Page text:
Although Table 1 shows only the case of θ1=13.5°, the focal length (f) of the transmission optics in the conventional system will hardly change even if the angle of rotation (θ1) of the polygonal mirror is reduced. In other words, it is optimal for the conventional system to maximize the angle of rotation (θ1) of the polygonal mirror to the extent that is allowed by the margin of the optical beam with respect to the first reflecting face and it may well be the that the paraxial parameters of the transmission optics have little latitude in design.

In contrast, as Table 1 shows, the transmission lens 41 in the first aspect of the invention can be adapted to have a much greater focal length f than in the conventional system and, hence, there is assured ease in the removal of aberrations and lens manufacture. In addition, the distance from the first reflecting face to the transmission lens 41 can be sufficiently extended to provide ease in establishing the layout of optics around the first reflecting face 31.

In the conventional system, the scanned angle of the optical beam leaving the second reflecting face is 2·θ1; according to the first aspect of the invention, the scanned angle of the optical beam leaving the second reflecting face to be launched into the scanning optics can be increased to 2·θ1+θ2, whereby the focal length (fs) of the scanning optics is sufficiently shortened to realize a compact optical scanner.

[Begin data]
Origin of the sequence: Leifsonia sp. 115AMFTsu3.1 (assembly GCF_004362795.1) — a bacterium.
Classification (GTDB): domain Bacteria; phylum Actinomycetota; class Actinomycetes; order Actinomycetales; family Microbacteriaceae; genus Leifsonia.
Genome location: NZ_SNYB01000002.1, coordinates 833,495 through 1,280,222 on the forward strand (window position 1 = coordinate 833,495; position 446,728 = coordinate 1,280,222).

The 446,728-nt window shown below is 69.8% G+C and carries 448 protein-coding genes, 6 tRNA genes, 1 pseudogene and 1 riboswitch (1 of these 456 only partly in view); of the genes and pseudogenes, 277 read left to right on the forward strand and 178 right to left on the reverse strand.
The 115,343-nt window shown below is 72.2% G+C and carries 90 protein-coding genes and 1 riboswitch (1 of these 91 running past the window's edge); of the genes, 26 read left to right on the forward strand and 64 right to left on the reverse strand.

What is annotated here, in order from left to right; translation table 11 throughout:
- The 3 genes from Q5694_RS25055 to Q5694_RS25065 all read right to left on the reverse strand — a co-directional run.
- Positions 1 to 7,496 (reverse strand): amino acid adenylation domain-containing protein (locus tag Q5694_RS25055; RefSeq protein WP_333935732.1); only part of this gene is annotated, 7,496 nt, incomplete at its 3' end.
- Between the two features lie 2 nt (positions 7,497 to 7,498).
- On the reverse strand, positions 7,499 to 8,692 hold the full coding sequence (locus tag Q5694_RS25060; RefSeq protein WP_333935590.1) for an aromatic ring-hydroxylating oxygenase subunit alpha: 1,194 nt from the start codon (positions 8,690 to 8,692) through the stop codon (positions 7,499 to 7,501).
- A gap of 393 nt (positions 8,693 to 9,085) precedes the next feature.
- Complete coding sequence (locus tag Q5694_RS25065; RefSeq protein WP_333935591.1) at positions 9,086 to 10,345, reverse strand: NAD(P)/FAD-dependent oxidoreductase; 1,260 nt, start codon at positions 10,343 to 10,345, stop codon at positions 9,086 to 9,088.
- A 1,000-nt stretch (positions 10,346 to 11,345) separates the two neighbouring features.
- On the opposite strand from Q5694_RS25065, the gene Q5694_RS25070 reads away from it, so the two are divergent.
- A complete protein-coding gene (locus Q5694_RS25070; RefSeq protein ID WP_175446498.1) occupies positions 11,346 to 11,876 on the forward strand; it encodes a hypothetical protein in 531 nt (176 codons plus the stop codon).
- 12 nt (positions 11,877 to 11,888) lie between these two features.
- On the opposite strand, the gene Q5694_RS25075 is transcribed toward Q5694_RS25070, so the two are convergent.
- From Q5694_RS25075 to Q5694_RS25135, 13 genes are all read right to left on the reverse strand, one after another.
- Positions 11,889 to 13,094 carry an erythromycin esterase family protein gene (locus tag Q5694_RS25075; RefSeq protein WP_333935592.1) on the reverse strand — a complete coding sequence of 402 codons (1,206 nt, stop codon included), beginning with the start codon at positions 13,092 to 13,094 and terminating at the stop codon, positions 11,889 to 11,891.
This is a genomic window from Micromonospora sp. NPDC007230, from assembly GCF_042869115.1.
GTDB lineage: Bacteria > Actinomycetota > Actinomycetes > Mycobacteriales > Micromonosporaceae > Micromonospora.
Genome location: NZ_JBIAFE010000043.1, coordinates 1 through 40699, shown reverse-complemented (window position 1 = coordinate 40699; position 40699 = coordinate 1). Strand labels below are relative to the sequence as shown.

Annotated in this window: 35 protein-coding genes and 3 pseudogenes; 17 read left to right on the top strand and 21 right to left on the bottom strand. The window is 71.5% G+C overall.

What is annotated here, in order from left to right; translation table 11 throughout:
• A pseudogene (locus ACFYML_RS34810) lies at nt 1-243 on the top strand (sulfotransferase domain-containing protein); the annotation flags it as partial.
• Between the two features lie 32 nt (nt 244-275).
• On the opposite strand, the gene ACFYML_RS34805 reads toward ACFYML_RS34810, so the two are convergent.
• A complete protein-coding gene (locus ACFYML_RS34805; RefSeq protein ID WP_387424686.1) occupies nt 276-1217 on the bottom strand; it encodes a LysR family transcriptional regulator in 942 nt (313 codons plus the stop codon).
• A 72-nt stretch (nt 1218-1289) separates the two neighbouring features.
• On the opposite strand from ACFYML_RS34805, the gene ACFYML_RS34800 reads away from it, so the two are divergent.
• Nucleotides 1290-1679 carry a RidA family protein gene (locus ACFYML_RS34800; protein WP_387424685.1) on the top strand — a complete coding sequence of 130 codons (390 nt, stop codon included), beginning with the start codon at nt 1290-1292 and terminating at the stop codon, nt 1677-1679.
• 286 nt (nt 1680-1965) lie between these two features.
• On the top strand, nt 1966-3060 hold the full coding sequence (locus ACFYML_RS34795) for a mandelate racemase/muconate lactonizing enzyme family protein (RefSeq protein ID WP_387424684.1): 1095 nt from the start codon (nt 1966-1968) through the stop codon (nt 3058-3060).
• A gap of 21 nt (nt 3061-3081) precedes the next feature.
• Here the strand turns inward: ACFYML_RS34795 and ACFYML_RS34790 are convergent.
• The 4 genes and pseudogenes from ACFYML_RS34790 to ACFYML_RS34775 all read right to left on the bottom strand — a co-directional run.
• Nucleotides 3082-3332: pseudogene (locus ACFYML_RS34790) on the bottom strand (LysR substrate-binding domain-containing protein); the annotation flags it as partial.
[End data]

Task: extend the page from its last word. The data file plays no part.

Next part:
In the numerical data shown in Table 1, the optical beam on the first reflecting face in the main scanning plane has a diameter (wi) as much as 2.1 mm, so the flaws or dust buildup on the reflecting faces of the polygonal mirror will cause extremely small effects on the imaging performance of the system if they are not serious or extensive.

FIG. 4 is a graph for the first embodiment of the invention which, as in FIG. 3, plots the angle of rotation (θ1) of the polygonal mirror on the horizontal axis while plotting on the vertical axis the margin per side of the second reflecting face with respect to the diameter of the optical beam on that reflecting face, the scanned angle (θs) of the optical beam and the corresponding focal length (fs) of the scanning optics.